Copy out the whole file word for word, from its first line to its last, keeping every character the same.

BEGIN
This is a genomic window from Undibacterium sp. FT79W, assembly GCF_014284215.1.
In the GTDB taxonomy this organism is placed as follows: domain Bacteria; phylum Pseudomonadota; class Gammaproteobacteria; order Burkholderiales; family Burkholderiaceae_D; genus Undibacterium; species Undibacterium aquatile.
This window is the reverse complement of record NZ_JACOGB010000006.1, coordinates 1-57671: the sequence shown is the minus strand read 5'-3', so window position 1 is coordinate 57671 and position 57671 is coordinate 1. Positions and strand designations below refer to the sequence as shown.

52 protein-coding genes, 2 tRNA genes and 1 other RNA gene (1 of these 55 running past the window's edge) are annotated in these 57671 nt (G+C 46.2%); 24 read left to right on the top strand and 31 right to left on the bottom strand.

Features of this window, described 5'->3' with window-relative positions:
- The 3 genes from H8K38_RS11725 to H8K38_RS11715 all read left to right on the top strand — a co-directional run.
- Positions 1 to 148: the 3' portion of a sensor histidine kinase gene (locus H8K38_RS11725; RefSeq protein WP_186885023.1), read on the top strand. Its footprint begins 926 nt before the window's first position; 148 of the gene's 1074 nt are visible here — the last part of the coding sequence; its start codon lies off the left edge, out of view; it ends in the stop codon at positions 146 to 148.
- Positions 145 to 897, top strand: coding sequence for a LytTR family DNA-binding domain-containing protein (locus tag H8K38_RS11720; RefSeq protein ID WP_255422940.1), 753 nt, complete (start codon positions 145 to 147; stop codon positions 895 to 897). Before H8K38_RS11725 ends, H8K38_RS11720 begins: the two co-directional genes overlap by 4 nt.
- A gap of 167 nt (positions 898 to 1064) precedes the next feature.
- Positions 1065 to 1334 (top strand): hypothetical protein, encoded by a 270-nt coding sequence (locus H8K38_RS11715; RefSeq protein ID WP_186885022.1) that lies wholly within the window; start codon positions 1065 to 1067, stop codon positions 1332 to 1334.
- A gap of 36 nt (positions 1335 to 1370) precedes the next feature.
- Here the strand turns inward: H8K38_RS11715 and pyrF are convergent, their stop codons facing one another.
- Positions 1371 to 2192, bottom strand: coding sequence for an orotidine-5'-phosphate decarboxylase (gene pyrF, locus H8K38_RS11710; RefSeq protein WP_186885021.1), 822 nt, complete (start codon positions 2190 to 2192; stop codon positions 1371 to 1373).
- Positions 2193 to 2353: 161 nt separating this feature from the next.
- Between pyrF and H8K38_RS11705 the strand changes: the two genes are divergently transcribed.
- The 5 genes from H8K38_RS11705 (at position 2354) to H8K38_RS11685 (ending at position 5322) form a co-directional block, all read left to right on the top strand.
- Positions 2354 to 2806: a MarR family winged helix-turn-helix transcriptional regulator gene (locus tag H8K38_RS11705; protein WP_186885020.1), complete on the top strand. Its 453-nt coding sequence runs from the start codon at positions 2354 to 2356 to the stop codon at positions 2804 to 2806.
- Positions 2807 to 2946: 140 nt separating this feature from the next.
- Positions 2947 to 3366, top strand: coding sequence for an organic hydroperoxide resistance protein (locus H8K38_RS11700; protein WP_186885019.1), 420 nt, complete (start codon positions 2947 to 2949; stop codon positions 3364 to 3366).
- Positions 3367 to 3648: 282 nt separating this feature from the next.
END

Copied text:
This is a genomic window from Undibacterium sp. FT79W, assembly GCF_014284215.1.
In the GTDB taxonomy this organism is placed as follows: domain Bacteria; phylum Pseudomonadota; class Gammaproteobacteria; order Burkholderiales; family Burkholderiaceae_D; genus Undibacterium; species Undibacterium aquatile.
This window is the reverse complement of record NZ_JACOGB010000006.1, coordinates 1-57671: the sequence shown is the minus strand read 5'-3', so window position 1 is coordinate 57671 and position 57671 is coordinate 1. Positions and strand designations below refer to the sequence as shown.

52 protein-coding genes, 2 tRNA genes and 1 other RNA gene (1 of these 55 running past the window's edge) are annotated in these 57671 nt (G+C 46.2%); 24 read left to right on the top strand and 31 right to left on the bottom strand.

Features of this window, described 5'->3' with window-relative positions:
- The 3 genes from H8K38_RS11725 to H8K38_RS11715 all read left to right on the top strand — a co-directional run.
- Positions 1 to 148: the 3' portion of a sensor histidine kinase gene (locus H8K38_RS11725; RefSeq protein WP_186885023.1), read on the top strand. Its footprint begins 926 nt before the window's first position; 148 of the gene's 1074 nt are visible here — the last part of the coding sequence; its start codon lies off the left edge, out of view; it ends in the stop codon at positions 146 to 148.
- Positions 145 to 897, top strand: coding sequence for a LytTR family DNA-binding domain-containing protein (locus tag H8K38_RS11720; RefSeq protein ID WP_255422940.1), 753 nt, complete (start codon positions 145 to 147; stop codon positions 895 to 897). Before H8K38_RS11725 ends, H8K38_RS11720 begins: the two co-directional genes overlap by 4 nt.
- A gap of 167 nt (positions 898 to 1064) precedes the next feature.
- Positions 1065 to 1334 (top strand): hypothetical protein, encoded by a 270-nt coding sequence (locus H8K38_RS11715; RefSeq protein ID WP_186885022.1) that lies wholly within the window; start codon positions 1065 to 1067, stop codon positions 1332 to 1334.
- A gap of 36 nt (positions 1335 to 1370) precedes the next feature.
- Here the strand turns inward: H8K38_RS11715 and pyrF are convergent, their stop codons facing one another.
- Positions 1371 to 2192, bottom strand: coding sequence for an orotidine-5'-phosphate decarboxylase (gene pyrF, locus H8K38_RS11710; RefSeq protein WP_186885021.1), 822 nt, complete (start codon positions 2190 to 2192; stop codon positions 1371 to 1373).
- Positions 2193 to 2353: 161 nt separating this feature from the next.
- Between pyrF and H8K38_RS11705 the strand changes: the two genes are divergently transcribed.
- The 5 genes from H8K38_RS11705 (at position 2354) to H8K38_RS11685 (ending at position 5322) form a co-directional block, all read left to right on the top strand.
- Positions 2354 to 2806: a MarR family winged helix-turn-helix transcriptional regulator gene (locus tag H8K38_RS11705; protein WP_186885020.1), complete on the top strand. Its 453-nt coding sequence runs from the start codon at positions 2354 to 2356 to the stop codon at positions 2804 to 2806.
- Positions 2807 to 2946: 140 nt separating this feature from the next.
- Positions 2947 to 3366, top strand: coding sequence for an organic hydroperoxide resistance protein (locus H8K38_RS11700; protein WP_186885019.1), 420 nt, complete (start codon positions 2947 to 2949; stop codon positions 3364 to 3366).
- Positions 3367 to 3648: 282 nt separating this feature from the next.